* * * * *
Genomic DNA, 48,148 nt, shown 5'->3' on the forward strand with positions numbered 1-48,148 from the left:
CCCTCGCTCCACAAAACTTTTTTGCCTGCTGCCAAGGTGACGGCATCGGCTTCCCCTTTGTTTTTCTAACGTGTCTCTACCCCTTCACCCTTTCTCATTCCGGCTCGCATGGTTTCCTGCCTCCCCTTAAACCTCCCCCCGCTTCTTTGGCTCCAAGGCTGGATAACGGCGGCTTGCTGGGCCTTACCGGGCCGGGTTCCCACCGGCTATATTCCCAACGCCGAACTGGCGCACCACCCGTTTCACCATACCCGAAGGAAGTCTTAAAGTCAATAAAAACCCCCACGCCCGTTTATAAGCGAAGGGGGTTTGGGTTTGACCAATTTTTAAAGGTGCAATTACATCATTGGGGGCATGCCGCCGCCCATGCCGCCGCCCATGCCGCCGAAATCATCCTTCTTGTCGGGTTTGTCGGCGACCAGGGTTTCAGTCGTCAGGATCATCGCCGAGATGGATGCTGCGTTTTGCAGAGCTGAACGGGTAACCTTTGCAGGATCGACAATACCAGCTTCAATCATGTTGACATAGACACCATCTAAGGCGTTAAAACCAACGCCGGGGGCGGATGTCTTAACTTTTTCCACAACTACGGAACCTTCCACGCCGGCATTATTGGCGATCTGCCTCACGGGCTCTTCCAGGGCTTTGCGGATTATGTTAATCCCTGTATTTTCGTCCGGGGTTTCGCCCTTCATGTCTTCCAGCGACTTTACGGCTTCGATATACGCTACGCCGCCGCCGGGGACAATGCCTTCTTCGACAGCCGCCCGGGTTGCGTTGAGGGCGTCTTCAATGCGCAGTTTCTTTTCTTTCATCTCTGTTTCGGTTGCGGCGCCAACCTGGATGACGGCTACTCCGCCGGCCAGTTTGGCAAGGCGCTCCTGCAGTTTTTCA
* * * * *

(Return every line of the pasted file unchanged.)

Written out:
Genomic DNA, 48,148 nt, shown 5'->3' on the forward strand with positions numbered 1-48,148 from the left:
CCCTCGCTCCACAAAACTTTTTTGCCTGCTGCCAAGGTGACGGCATCGGCTTCCCCTTTGTTTTTCTAACGTGTCTCTACCCCTTCACCCTTTCTCATTCCGGCTCGCATGGTTTCCTGCCTCCCCTTAAACCTCCCCCCGCTTCTTTGGCTCCAAGGCTGGATAACGGCGGCTTGCTGGGCCTTACCGGGCCGGGTTCCCACCGGCTATATTCCCAACGCCGAACTGGCGCACCACCCGTTTCACCATACCCGAAGGAAGTCTTAAAGTCAATAAAAACCCCCACGCCCGTTTATAAGCGAAGGGGGTTTGGGTTTGACCAATTTTTAAAGGTGCAATTACATCATTGGGGGCATGCCGCCGCCCATGCCGCCGCCCATGCCGCCGAAATCATCCTTCTTGTCGGGTTTGTCGGCGACCAGGGTTTCAGTCGTCAGGATCATCGCCGAGATGGATGCTGCGTTTTGCAGAGCTGAACGGGTAACCTTTGCAGGATCGACAATACCAGCTTCAATCATGTTGACATAGACACCATCTAAGGCGTTAAAACCAACGCCGGGGGCGGATGTCTTAACTTTTTCCACAACTACGGAACCTTCCACGCCGGCATTATTGGCGATCTGCCTCACGGGCTCTTCCAGGGCTTTGCGGATTATGTTAATCCCTGTATTTTCGTCCGGGGTTTCGCCCTTCATGTCTTCCAGCGACTTTACGGCTTCGATATACGCTACGCCGCCGCCGGGGACAATGCCTTCTTCGACAGCCGCCCGGGTTGCGTTGAGGGCGTCTTCAATGCGCAGTTTCTTTTCTTTCATCTCTGTTTCGGTTGCGGCGCCAACCTGGATGACGGCTACTCCGCCGGCCAGTTTGGCAAGGCGCTCCTGCAGTTTTTCA